Yes I have seen the book too,
when I was in Molsheim, Alsace, France, 2 weeks ago.
but it was sealed..
so I could not look into it..
Is it any good?

Paul

#6034 Amphicar

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Posted 23 September 2011 - 18:48

Yes I have seen the book too,
when I was in Molsheim, Alsace, France, 2 weeks ago.
but it was sealed..
so I could not look into it..
Is it any good?

Paul

Can't say Paul - I haven't started reading it yet as I'm finishing Terry Lovell's "Bernie's Game". I have seen mixed reviews (see post 6033 above) but Smokey was one of my heroes so I'm going to enjoy it anyway.

#6035 retriever

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Posted 23 September 2011 - 20:34

Personal or business support, Frank?

I have a business suggestion-find a way of making the Publisher's Editions available this side of the pond without incurring the postal charges from the US-perhaps having Chaters as a European agent for example

Paul Dishman



That's is a good idea, but it is no good expecting Chaters to invest in buying in this particular type of expensive special stock and then buying the more readily available standard editions from Amazon!

Chaters need customer support across the range not just for specials.

Please note I no financial interest in the company other than being a 25 year customer of Menoshire wholesale, this now having metamorphosed into Chaters Wholesale.

#6036 Jesper O. Hansen

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Posted 24 September 2011 - 14:39

Just received the continuos Le Mans saga - this the 1949-1959 period - by Quentin Spurring. As with the previos 1960s and 70s editions it dwels at a lot of details about the various entries of each year. As usual with lots of pictures and statistics. Haven't heard wheather the 30s or the 80s (or any other decade) will be next, but I'm looking forward in expectation!

Jesper

Edited by Jesper O. Hansen, 24 September 2011 - 14:42.


#6037 helioseism

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Posted 24 September 2011 - 18:05

New book:
Watkins Glen the Street Years 1948-1952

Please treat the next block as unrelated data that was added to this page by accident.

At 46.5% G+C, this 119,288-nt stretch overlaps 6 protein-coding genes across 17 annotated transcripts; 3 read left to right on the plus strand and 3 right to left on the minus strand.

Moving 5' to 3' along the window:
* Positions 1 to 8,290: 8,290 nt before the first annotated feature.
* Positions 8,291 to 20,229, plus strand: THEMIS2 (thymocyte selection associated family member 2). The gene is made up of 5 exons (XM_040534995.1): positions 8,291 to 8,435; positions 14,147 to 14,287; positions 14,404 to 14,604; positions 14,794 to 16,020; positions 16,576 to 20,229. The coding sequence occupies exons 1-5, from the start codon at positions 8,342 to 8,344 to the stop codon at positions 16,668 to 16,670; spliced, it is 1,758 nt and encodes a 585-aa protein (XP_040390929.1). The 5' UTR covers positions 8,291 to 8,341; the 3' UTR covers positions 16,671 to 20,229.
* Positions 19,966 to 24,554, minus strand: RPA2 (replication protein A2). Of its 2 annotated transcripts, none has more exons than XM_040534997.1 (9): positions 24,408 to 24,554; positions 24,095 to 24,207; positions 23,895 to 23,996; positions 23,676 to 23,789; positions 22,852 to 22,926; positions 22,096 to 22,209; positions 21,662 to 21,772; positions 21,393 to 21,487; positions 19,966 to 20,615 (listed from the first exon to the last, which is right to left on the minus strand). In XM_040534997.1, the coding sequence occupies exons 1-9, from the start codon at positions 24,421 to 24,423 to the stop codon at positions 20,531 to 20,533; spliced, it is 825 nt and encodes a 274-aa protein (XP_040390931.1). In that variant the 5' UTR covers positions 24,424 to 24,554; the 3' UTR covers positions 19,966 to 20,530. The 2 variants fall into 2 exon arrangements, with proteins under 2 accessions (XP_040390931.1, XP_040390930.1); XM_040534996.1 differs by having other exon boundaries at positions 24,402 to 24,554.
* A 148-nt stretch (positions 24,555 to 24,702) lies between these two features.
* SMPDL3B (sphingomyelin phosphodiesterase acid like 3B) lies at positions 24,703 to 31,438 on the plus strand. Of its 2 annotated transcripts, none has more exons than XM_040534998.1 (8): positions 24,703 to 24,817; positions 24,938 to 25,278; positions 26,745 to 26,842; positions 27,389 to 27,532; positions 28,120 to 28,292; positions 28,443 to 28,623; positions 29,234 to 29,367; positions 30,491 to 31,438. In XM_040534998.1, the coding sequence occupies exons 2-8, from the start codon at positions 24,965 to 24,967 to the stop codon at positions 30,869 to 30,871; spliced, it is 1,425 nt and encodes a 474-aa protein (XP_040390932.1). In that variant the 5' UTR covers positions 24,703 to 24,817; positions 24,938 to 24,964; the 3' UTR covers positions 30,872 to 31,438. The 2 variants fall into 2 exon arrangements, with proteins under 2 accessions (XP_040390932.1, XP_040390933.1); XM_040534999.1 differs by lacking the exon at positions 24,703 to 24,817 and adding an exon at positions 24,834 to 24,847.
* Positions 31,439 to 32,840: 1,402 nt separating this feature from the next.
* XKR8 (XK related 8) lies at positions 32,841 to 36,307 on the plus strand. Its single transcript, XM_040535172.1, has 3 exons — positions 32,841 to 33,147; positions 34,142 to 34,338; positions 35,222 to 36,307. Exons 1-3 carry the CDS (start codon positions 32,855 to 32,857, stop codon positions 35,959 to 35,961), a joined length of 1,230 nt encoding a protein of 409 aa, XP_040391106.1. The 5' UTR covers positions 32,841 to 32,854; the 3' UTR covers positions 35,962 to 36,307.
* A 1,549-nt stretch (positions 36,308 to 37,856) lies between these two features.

Author(s): Phillipe Phillipe Defechereux

In 1948 Watkins Glen staged the first official American race for sports cars since the Vanderbilt Cup races of the early years of the century. This book is about the transformation of post-World War II racing in America and how road racing became a leading sport in the US, beginning at Watkins Glen and followed by Sebring, Daytona, Laguna Seca and other circuits.

These historic first five years are fundamental to road racing in America when the race was staged through the village streets and neighboring countryside until a permanent track was built in 1953. The races introduced famous international marques such as Ferrari, Jaguar, Porsche, Allard, Healey and Cunningham and encouraged a pantheon of great drivers to develop, among them, Briggs Cunningham, John Fitch, Phil Walters, Phil Hill, Jim Kimberly and Walt Hansgen. Later, from 1961 to 1980, Watkins Glen was the site of the Formula 1 United States Grand Prix.

Cameron Argetsinger, a lawyer and leader in upstate New York, was the man with the dream and the story of how he made it all happen against enormous odds is told in detail. It includes anecdotes and interviews contributed by many of the early participants, and has exclusive color photographs taken during years when color photography was practically unknown.

In 2011, Watkins Glen celebrates the 50th anniversary of its first Formula 1 Grand Prix. Had the early Sports Car Grand Prix of 1948-52 not taken place and quickly become a huge popular success, Watkins Glen would long ago have disappeared in the annals of history. Instead, it remains to this day a challenging race track, with two nationally televised events each year, and it is the home of the world’s first Motor Racing Research Library.

Over 300 photographs provide vivid and fascinating illustrations of the men and machines who threaded together every part of this extraordinary story. Full race results and statistics for all entrants in the 13 races run between 1948 and 1952 are also provided in detail. A final chapter shows how many of the race cars from the early years are now highly valued and are prize-winners at concours events.

Product ID: 15150
Price: $49.00

Link

#6038 red stick

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Posted 26 September 2011 - 18:34

Is the Defechereux book a new book, an update of this earlier work, or a reprint with better pictures?

http://www.amazon.co...9...1984&sr=1-3

Edited by red stick, 26 September 2011 - 18:43.


#6039 helioseism

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Posted 26 September 2011 - 22:50

Is the Defechereux book a new book, an update of this earlier work, or a reprint with better pictures?

http://www.amazon.co...9...1984&sr=1-3


I just ordered the new book, and I have a copy of the 1998 book. I'll compare them and let everyone know as soon as possible.

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#6040 helioseism

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Posted 26 September 2011 - 23:02

With regards to the Defechereux book, I just found this on the Dalton Watson web site, apparently they are the publisher. Sounds like a quality book:

"A few copies have been hand carried from Singapore and are now available as of September 1 in the USA